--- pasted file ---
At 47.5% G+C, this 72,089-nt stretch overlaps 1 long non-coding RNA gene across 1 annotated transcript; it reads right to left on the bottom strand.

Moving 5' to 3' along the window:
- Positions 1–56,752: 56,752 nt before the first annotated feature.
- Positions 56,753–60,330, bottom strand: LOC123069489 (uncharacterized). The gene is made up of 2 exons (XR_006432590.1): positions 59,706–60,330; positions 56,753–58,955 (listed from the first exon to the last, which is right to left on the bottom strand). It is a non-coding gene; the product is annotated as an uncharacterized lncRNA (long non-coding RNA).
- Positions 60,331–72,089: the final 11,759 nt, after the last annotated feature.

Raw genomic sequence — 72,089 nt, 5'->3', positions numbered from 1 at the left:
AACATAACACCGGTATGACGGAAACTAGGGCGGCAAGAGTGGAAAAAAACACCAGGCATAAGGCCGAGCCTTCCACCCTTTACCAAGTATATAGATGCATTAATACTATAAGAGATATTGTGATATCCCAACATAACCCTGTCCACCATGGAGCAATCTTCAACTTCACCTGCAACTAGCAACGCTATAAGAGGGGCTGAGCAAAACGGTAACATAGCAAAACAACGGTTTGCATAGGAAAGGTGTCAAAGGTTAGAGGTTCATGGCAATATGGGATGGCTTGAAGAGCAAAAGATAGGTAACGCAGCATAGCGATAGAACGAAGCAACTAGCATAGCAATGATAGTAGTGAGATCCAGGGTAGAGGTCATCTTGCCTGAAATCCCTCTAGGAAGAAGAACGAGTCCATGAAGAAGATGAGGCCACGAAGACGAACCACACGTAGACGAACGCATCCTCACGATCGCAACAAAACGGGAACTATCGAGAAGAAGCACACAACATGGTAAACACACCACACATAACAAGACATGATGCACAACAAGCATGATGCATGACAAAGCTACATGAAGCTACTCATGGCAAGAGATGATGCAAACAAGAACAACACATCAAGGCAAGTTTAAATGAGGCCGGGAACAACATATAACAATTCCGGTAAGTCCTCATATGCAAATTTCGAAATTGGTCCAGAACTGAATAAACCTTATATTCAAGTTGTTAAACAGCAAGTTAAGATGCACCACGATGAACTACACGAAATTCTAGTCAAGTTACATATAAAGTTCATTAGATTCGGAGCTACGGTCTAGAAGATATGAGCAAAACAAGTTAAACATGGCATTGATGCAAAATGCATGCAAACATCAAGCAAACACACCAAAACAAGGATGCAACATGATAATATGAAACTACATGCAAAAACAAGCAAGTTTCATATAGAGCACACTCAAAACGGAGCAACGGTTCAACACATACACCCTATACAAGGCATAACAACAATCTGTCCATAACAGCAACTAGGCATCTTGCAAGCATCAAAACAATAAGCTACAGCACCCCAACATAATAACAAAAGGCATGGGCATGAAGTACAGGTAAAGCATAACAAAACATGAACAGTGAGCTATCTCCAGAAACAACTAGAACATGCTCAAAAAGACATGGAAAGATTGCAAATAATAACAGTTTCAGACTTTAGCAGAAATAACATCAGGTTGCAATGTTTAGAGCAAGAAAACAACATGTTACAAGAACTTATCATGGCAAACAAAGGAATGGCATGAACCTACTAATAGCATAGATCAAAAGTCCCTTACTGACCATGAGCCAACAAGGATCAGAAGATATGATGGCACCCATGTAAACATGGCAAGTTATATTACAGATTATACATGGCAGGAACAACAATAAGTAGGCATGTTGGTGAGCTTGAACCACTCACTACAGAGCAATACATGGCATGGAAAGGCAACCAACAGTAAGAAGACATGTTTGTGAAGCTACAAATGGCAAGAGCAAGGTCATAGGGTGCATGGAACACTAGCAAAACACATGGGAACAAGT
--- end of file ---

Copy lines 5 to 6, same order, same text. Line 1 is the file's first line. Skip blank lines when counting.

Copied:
- Positions 60,331–72,089: the final 11,759 nt, after the last annotated feature.

Raw genomic sequence — 72,089 nt, 5'->3', positions numbered from 1 at the left: